BUDGET SURPLUS: Clinton Raises Estimate, Offers GOP Trade
Announcing that the projected budget surplus has grown by $1 trillion since the last official estimate, President Clinton yesterday made an effort to "break the logjam" on several proposed legislative measures, saying he would "swallow misgivings" about Republicans' plan to eliminate the marriage tax penalty if they agreed to his proposed Medicare prescription drug benefit, the Washington Post reports. Clinton said, "This is a proposal for true compromise. It asks each party to accept some of the positions of the other party in the name of progress" (Harris/Pianin, 6/27). The total surplus, including money from Social Security taxes, is expected to be $4.2 trillion over 10 years. In addition to the $255 billion he would spend on drug coverage over 10 years, Clinton has proposed using $115 billion from general revenue funds to shore up Medicare, thus extending the program's solvency. Medicare providers hurt by cuts made under the 1997 Balanced Budget Act also would benefit from the surplus, as Clinton favors giving them $40 billion. Another $90 billion would go to expanding health care coverage for children, while Clinton also would create a $500 billion "reserve" for future spending (Godfrey, Washington Times, 6/27). While $2.3 trillion of the surplus is expected to come from the Social Security system and is hence considered "off limits for tax cuts or spending programs," Democrats and Republicans are "fighting over" the remaining $1.9 trillion, which is projected to come from general tax receipts. Clinton's offer suggests that the "surplus, if it materializes, is big enough to give both parties much of what they want, and its sheer size has left Democrats and Republicans alike struggling to get a handle on the politics of political plenty," the New York Times reports. Still, it is not clear whether Democrats and Republicans will "even be able to negotiate during an election season in which they are eager to highlight their differences" (Stevenson, 6/27).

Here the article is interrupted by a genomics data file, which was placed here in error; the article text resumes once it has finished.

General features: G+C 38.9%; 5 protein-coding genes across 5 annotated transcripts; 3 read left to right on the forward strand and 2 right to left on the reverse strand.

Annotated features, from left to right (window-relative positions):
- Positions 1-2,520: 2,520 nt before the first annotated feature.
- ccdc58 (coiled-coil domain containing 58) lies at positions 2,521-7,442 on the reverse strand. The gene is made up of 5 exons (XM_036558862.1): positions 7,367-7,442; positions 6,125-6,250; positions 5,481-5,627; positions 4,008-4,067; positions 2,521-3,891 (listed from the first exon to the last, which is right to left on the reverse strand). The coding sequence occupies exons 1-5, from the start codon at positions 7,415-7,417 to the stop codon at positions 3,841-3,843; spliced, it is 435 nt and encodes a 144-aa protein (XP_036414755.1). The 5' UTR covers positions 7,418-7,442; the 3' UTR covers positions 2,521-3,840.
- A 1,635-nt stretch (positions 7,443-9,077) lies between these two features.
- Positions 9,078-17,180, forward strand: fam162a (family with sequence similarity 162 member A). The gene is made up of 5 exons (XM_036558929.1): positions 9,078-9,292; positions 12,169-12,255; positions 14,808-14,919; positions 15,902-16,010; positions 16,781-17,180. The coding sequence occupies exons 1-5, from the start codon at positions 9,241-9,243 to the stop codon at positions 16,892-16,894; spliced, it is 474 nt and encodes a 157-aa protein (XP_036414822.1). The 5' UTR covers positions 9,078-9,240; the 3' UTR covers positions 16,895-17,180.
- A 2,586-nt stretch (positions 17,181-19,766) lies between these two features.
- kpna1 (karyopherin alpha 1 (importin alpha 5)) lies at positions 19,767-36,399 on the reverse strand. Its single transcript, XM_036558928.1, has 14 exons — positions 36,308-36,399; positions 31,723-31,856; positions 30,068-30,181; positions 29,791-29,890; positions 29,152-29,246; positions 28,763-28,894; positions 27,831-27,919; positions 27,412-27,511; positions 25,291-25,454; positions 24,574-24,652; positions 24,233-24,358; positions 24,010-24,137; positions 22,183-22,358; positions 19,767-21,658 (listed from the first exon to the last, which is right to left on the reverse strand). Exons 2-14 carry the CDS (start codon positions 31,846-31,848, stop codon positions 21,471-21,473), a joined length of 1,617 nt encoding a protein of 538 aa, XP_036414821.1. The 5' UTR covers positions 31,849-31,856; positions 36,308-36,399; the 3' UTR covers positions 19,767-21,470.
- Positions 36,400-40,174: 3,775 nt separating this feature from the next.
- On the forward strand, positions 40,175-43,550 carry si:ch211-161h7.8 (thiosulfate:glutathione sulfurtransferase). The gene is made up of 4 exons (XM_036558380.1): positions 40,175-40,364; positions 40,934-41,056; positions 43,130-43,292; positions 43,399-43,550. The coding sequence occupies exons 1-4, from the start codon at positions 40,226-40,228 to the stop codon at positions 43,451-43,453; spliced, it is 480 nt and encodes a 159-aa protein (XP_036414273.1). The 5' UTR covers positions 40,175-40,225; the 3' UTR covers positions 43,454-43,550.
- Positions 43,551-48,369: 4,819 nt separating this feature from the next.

Republicans seemed initially cool to Clinton's olive branch. House Speaker Dennis Hastert (R-Ill.) said, "I am concerned that the president's newest [prescription drug] proposal will cost so much that it will ultimately bring down the entire Medicare system." Senate Budget Committee Chair Pete Domenici (R-N.M.) implied there would be no compromise, saying of the offer, "No horse-trading" (Washington Post, 6/27). House Ways and Means Chair Bill Archer (R-Texas) added that he "would not be interested in a raw deal where American families get just a few more pennies in tax relief and President Clinton gets a trillion-dollar blank check for more government spending" (McQuillan, USA Today, 6/27).